Ruling could affect seg fee distribution

A federal judge ruled that the way University of Wisconsin System distributes student fees to fund campus organizations is unconstitutional because it has no guarantee that the funding decisions are viewpoint neutral.

Eight months ago the U.S. Supreme Court approved of the mandatory fees – known as student segregated fees at UW-Eau Claire – but sent the case back to the lower court to examine the distribution method.

Kelly Witkowski, a member of the UW-Eau Claire United Council delegation, said that it’s not clear how the ruling will affect UW-Eau Claire.

The Supreme Court decision in March didn’t affect UW-Eau Claire because it involved giving segregated fees to groups with ideological beliefs, which UW-Eau Claire doesn’t do.

But U.S. District Judge John C. Shabaz ruled that a system that allows student officials to decide what groups to fund fails to protect student rights.

He said that a viewpoint-neutral system required some objective criteria and the System doesn’t meet that standard.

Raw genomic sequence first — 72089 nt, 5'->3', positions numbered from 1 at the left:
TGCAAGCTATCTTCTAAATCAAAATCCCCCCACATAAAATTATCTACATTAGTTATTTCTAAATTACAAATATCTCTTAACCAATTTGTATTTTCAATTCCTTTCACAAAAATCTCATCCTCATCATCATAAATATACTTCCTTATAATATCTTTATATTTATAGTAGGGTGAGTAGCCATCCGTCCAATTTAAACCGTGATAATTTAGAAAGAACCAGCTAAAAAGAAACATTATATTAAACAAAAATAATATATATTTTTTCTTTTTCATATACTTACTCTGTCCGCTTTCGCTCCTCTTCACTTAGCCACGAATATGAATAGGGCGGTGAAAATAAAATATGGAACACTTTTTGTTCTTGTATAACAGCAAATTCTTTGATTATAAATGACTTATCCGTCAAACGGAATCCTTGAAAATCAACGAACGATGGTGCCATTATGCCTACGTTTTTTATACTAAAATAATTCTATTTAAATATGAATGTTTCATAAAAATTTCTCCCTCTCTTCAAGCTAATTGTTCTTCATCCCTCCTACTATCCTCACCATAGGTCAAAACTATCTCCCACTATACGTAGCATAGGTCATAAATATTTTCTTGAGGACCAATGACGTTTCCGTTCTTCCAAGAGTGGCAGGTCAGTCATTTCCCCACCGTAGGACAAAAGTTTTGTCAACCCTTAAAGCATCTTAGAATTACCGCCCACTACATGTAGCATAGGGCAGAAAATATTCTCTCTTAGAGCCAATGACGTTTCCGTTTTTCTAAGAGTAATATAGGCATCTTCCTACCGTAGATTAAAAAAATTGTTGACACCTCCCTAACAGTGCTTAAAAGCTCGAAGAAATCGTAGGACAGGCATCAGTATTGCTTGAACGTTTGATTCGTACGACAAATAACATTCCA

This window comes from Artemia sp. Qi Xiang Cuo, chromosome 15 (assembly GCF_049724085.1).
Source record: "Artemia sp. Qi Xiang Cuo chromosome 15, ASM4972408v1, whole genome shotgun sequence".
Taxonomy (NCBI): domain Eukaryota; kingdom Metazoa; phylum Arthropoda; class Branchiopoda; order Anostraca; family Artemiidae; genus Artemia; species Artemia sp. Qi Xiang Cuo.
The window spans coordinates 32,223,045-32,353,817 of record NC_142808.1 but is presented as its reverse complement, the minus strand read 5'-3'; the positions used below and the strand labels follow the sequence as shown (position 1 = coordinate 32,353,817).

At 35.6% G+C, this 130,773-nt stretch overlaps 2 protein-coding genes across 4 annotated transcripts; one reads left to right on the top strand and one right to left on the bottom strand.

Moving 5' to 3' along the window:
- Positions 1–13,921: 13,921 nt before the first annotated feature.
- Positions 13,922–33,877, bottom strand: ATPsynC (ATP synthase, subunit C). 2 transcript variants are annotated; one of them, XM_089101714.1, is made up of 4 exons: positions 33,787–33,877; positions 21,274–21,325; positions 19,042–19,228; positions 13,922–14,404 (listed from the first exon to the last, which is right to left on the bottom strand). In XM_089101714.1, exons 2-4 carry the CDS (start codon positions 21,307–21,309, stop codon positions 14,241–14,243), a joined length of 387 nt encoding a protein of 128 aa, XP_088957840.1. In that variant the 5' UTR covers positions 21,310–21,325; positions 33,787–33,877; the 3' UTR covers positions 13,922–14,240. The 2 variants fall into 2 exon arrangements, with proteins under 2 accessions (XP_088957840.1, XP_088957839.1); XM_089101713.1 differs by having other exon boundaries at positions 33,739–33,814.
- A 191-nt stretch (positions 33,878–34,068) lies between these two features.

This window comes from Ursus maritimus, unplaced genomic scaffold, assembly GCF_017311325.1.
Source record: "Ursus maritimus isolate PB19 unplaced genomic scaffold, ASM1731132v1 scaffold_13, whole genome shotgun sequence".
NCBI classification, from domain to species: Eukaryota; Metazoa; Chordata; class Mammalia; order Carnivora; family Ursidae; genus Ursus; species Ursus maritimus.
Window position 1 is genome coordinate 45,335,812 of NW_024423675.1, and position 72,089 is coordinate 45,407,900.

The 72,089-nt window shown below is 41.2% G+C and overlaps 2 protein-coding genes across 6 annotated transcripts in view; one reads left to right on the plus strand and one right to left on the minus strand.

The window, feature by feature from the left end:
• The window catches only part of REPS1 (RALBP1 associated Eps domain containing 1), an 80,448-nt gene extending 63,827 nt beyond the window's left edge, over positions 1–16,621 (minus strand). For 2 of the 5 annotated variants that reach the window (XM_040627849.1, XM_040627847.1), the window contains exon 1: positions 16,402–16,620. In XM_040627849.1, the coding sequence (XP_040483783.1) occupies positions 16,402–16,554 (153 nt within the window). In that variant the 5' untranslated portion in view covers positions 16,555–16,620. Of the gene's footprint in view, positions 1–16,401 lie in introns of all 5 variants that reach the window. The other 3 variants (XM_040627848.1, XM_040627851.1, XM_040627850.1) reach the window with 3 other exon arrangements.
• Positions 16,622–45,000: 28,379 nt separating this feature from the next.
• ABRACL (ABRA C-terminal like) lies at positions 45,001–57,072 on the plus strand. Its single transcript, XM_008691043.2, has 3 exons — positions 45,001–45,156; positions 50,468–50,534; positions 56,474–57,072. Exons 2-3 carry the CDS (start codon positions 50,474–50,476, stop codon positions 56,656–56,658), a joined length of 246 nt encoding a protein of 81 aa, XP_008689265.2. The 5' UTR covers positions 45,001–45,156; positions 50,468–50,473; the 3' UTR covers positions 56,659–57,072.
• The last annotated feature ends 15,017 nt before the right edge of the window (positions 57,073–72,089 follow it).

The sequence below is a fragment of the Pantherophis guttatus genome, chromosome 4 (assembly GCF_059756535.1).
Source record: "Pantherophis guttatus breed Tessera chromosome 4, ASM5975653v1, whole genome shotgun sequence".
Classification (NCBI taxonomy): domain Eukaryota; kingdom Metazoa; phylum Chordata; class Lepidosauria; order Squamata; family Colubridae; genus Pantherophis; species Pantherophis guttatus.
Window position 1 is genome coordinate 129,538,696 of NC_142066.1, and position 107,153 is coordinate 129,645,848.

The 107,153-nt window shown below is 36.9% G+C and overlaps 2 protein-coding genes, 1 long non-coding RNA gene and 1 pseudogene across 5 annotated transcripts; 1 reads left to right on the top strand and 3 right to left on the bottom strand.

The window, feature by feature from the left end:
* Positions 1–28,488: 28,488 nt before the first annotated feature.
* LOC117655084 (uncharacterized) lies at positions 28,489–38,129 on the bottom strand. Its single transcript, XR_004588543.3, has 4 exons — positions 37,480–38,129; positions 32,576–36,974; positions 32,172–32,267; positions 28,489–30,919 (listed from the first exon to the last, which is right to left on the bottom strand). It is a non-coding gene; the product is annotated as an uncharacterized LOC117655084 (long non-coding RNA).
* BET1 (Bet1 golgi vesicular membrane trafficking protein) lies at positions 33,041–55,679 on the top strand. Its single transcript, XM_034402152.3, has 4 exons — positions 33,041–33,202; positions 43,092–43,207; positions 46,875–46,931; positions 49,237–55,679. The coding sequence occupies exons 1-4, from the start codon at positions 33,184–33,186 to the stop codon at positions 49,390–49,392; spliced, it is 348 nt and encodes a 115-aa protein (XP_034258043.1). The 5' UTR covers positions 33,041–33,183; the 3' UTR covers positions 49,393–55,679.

Scott Southworth, who filed the initial case four and a half years ago because he disagreed with the liberal groups receiving money, told the Associated Press he was happy with the ruling.

He said he would like UW System schools to set up a system where students could opt to pay segregated fees.

“It’s a simple, straightforward mechanism that would end this case in February, when we come back to court,” he said. “It’s time for the Board of Regents to step up and do the right thing.”

The Court gave the UW System 60 days to find a new system. But Witkowski said that during the United Council’s last meeting members said they fully expect the Board of Regents to appeal the decision.

United Council will write an amicus brief, one supporting the Board’s appeal of the federal court decision. They also approved an Ad Hoc Committee consisting of all UW System schools that would advise the system on segregated fee allocation.